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Sex and violence per se have hardly been neglected in Marlowe's play. Critics no longer either discreetly ignore Edward's homosexuality or mention it only to condemn it; indeed, the erotic implications of Edward's death have become increasingly important to our understanding of the play.5 And yet I am not sure that we appreciate the range of fantasies in this play if we stop short after specifying the gender of Edward's lover or the particular orifice implicated in their coupling. One can certainly see why Edward's Queen Isabel refers to him and Gaveston bitterly as 'Jove and Ganymede' (or why the barons cite as models Hylas and Hercules, and other famous male lovers). But Edward and Gaveston also compare themselves to the heterosexual Hero and Leander, Jupiter and Danae, and Actaeon and Diana. In fact, Edward and Gaveston in this play are very different from the Jupiter and Ganymede whom Marlowe had actually staged in his earlier Dido, Queen of Carthage. The difference is important: in Dido, Jupiter and Ganymede are canny, in control—and comically unequal. The couple in this play are tragic. Edward's dotage is far more serious than Jupiter's; and even Gaveston, opportunistic as he is, loves Edward. Edward's love for Gaveston is actually like the heterosexual dotage Marlowe portrays in the rest of Dido, between Dido and Aeneas, or like the dotage he draws on for Edward II's lines6—like Margaret and Suffolk's love in Shakespeare's Henry VI, Part One, or like Andrea's love for Bel-Imperia in Kyd's Spanish Tragedy. In any case, more than its classification as 'homosexual' or 'heterosexual',7 what matters in Marlowe's play is not only the actual 'object' of Edward's love but Edward's—and Marlowe's—narratives (or fantasies) about that object and about love.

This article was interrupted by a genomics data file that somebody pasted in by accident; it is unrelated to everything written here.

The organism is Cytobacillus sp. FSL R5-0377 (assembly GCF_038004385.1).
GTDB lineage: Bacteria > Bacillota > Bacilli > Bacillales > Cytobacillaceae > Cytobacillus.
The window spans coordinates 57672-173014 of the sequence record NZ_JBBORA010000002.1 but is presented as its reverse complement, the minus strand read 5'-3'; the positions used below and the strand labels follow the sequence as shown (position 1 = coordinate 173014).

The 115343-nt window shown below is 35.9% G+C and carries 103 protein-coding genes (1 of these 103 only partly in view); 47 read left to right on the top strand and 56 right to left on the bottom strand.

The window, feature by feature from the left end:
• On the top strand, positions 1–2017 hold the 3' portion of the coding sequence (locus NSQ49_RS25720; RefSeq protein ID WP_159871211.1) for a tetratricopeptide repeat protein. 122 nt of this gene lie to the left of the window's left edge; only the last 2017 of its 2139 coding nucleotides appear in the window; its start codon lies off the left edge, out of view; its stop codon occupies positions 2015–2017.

Marlowe's narrative of love involves not only love but friendship—and even rivalry. It needs to be read in the context, not only of Jupiter and Ganymede or Hero and Leander, but also of the twinning that Bacon, Montaigne, and Elyot see as prerequisite for ideal friendship. (A friend is 'another Γ, Elyot writes; 'another himself, says Bacon; they 'entermixe and confound themselves one in the other', says Montaigne.)8 Gaveston, Edward says, 'loves me more than all the world' (I.4.164); but instead of simply loving back, Edward responds with an 'almost manic desire'9 to be 'another Gaveston' (I.1.142-3) and to 'knit' his soul to Gaveston.10 In addition, Edward's love is defined partly by its difference from his other relationships—to his father and the barons, and to his rival Mortimer. Edward II is not only a 'weak king' but also a bad boy, one of the Elizabethan prodigals whom Richard Helgerson saw moving out of the old school plays and into Elizabethan prose fiction, and who had leapt up onto the contemporary stage with Prince Hal in The Famous Victories.11 Like all prodigals, Edward is matched against a straight man or "'good' son" and Mortimer plays this role in Edward's story. If Gaveston is Edward's mirror, Mortimer is his reversal; if Gaveston is his twin, Mortimer is his 'rival twin'. Edward is thus defined not only by his twin, the man he wants to be, but also by his rival, the man who wants to be him and take his place.